12 Feb, 2020 | Events, Latest, Women's Rights

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René Cassin is delighted to invite you to join us for an evening of discussion, sisterhood and solidarity in celebration of International Women’s Day.

The Passover story, recounted at the Seder table, teaches us the power women have to change the world. It is written in the Talmud, “in the merit of righteous women, the Jews were redeemed from Egypt.”

There were the midwives, Shifra and Pu’ah, and Moses’ mother, Yocheved, all three chose to defy Pharaoh’s command to kill all Israelite baby boys. There was Moses’ sister, Miriam, who prophesised that Moses would liberate the Israelites, even after her father told her the prophecy would die with her brother in the River Nile, Miriam never gave up on her prophecy, or her brother, she followed him down the Nile, ensuring he reached safety. Finally, there’s Pharaoh’s daughter, Batya, who chose to rescue Moses from the River Nile despite knowing he was an Israelite, despite warnings from her handmaidens, and defying the orders of her father. These righteous women all played vital roles in the Israelites liberation from slavery.

By sharing stories of brave and courageous women, including those in the Passover narrative, we hope to inspire others to continue in their tradition.

Our Seder will bring together pioneering women from the Jewish community to educate, inspire and empower.

Our speakers will include: Rabbi Deborah Khan-Harris, one of the first women to lead a mainstream rabbinic seminary; Dr. Agnes Grunwald-Spier, survivor of the Budapest Ghetto and renowned Holocaust educator and story-teller; Laura Marks, founder of Mitzvah Day and co-founder of the Jewish Muslim Women’s Network, Nisa-Nashim; Sally Berkovic, author and academic.

The Seder will take place on the evening of Thursday 12th March at the Jewish Vegetarian Society, in London.

Tickets are £20 each and include a vegan meal.

Please note this event is women only. Women’s Seders seek to centre women in the Passover narrative and have traditionally been led by women, for women. We wish to honour this tradition. Our Women’s Seder is open to all women, regardless of race, sexuality, class, or otherwise.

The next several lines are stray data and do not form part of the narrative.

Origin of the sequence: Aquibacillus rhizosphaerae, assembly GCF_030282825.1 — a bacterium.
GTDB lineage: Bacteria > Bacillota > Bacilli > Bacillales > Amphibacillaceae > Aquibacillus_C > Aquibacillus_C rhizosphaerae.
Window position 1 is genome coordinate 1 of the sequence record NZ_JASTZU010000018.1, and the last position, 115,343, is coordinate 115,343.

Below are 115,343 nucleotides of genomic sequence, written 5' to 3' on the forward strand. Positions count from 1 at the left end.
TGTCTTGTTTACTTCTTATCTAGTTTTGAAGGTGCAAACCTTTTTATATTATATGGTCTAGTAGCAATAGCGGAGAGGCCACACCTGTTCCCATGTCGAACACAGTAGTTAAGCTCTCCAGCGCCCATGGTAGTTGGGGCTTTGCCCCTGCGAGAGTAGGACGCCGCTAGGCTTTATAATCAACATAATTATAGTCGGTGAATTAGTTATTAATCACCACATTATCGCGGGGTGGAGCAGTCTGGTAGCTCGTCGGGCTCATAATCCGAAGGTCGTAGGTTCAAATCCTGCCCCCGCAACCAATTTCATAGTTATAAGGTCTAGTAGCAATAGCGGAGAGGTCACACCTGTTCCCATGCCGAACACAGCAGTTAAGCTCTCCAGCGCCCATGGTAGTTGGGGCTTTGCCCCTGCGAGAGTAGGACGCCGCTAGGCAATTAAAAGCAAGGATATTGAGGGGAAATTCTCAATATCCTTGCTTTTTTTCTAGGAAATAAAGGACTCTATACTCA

Tickets are available via Eventbrite:

#ReneCassinIWD2020 #NeverthelessShePersisted #NeverthelessWePersist


Rabbi Deborah Kahn-Harris

Rabbi Deborah Kahn-Harris is one of the first woman rabbis to lead a mainstream rabbinic seminary, as Principal of Leo Baek College. She is dedicated to Jewish learning and education, completing a PhD in Bible Studies, teaching Bible and Jewish Studies at SOAS university from 2007-2009.

Laura Marks

Laura Marks is the founder of Mitzvah day, an international charity which holds faith-based social action at the heart of its values. She was elected Senior Vice President of the Board of Deputies of British Jews, and has later gone on to become Chair of the Holocaust Memorial Day Trust (HMDT) in 2016. Laura works as an advisor to the Muslim-led day of social action, Sadaqa Day and co-founded the Jewish Muslim Women’s Network, Nisa-Nashim, earning herself an OBE for her work building interfaith relationships.

Dr. Agnes Grunwald-Spier

Dr. Agnes Grunwald-Spier is a survivor of the Budapest Ghetto, from where she was liberated with her mother in January 1945. Whilst she grew up with the knowledge of her survival, her dedication to Holocaust education was largely inspired by her sons with whom she wanted to be able to discuss it. Since then, Agnes has published three books on the Holocaust, including, ‘Women’s Experience in the Holocaust’, ‘The Other Schindlers’ and ‘Who Betrayed the Jews?’. Agnes was honoured as an ‘inspirational woman’ by the UK Holocaust Memorial Day Trust (HMDT), has received an MBE for her work as a founder trustee of HMDT and ‘services to Holocaust awareness’. She was a member of the Board of Deputies for 15 years and has received two Honorary Doctorates for her work on the Holocaust in 2018.

Sally Berkovic

Sally Berkovic is a freelance writer, focusing on social issues and contemporary Jewish life. Her Book, Under My Hat (shortlisted for the Jewish Quarterly Prize), merges sociology, history, memoir and perceptive observations on Orthodoxy and modern life.

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